There’s nothing like working with an old *nix utility to remind you how brittle software is. Case in point: I’m trying to use flex and bison to design a very simple grammar for extracting some information from plaintext. Going by the book and everything, and it just doesn’t work. Keeps telling me it caught a PERIOD as its lookahead token when it expected a WORD and dies with a syntax error. I killed a whole day trying to track this down before I realized one simple thing: the order of token declarations in the parser (that’s your .y file) must match the order of token declaration in the lexer (your .l file). If it doesn’t, neither bison nor flex will tell you about this, of course (and how could they, when neither program processes files intended for the other?). It’s just that your program will stubbornly insist, against all indications to the contrary, that it has indeed caught a PERIOD when it expected a WORD and refuse to validate perfectly grammatical text.
OH. MY. GOD.
I was so angry when this was happening and now I think I might be even angrier. Keep in mind that this fantastically pathological behavior is not documented anywhere, so I found myself completely baffled by what was happening. Where was PERIOD coming from? Why didn’t it just move on to the next valid token? Of course the correct thing is to include the tab.h file in the lexer, but I had written my definition down explicitly in the lexer file so I didn’t think to do that.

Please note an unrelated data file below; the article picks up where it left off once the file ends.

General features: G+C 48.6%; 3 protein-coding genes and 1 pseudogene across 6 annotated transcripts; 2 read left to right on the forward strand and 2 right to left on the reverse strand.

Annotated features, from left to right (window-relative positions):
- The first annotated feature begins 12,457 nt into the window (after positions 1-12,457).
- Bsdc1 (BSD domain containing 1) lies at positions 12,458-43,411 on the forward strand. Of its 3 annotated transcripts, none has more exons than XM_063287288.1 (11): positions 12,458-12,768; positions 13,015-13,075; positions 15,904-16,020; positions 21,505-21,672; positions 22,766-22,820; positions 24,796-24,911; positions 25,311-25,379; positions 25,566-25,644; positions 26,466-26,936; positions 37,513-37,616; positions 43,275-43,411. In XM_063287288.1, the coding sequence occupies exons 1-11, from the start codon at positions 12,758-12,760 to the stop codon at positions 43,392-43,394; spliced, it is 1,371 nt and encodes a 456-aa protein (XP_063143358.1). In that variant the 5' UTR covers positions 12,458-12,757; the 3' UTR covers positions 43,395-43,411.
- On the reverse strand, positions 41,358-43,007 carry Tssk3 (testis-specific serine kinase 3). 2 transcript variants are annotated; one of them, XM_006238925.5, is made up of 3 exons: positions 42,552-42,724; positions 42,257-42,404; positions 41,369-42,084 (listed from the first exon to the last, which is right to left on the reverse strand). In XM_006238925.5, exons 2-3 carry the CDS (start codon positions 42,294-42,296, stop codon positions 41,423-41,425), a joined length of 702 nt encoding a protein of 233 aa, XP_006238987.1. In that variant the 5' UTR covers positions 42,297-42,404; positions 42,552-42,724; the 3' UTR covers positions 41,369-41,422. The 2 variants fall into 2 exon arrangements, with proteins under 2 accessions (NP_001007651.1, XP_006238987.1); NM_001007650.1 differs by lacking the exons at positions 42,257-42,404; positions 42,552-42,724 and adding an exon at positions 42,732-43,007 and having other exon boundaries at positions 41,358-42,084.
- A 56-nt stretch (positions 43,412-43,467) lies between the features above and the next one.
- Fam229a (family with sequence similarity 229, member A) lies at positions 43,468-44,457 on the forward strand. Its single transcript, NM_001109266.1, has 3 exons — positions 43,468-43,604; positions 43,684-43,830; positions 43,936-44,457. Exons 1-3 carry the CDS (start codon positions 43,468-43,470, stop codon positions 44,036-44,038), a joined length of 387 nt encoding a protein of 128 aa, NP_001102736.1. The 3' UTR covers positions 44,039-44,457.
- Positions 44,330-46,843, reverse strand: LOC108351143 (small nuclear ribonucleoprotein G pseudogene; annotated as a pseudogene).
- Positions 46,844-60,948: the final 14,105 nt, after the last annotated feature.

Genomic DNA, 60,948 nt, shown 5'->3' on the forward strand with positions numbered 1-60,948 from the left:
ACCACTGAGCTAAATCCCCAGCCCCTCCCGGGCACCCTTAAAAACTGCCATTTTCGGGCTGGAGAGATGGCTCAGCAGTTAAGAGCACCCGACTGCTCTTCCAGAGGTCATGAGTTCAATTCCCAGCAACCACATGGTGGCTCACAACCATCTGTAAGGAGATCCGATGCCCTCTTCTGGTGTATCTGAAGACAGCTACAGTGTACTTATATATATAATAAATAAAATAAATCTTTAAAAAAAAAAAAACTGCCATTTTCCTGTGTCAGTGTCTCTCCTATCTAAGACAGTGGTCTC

What’s ludicrous about this is that the flex/bison toolchain has to go through yet another auxiliary tool, m4, just to do its thing. m4, if you don’t know, is a macro language with a terrible, incomprehensible syntax that was invented for the purposes of text transformation, thereby proving years before its formulation Greenspun’s 10th rule, according to which any sufficiently advanced C project will end up reimplementing, badly, some subset of Common Lisp.
I have the utmost respect for Dennis Ritchie, but m4 is a clusterfuck that should have never survived this long. Once a language like Lisp existed, which could actually give you code and DSL transformations at a high level of abstraction, m4 became superfluous. It has survived, like so many awful tools of its generation, through what I can only assume is inertia.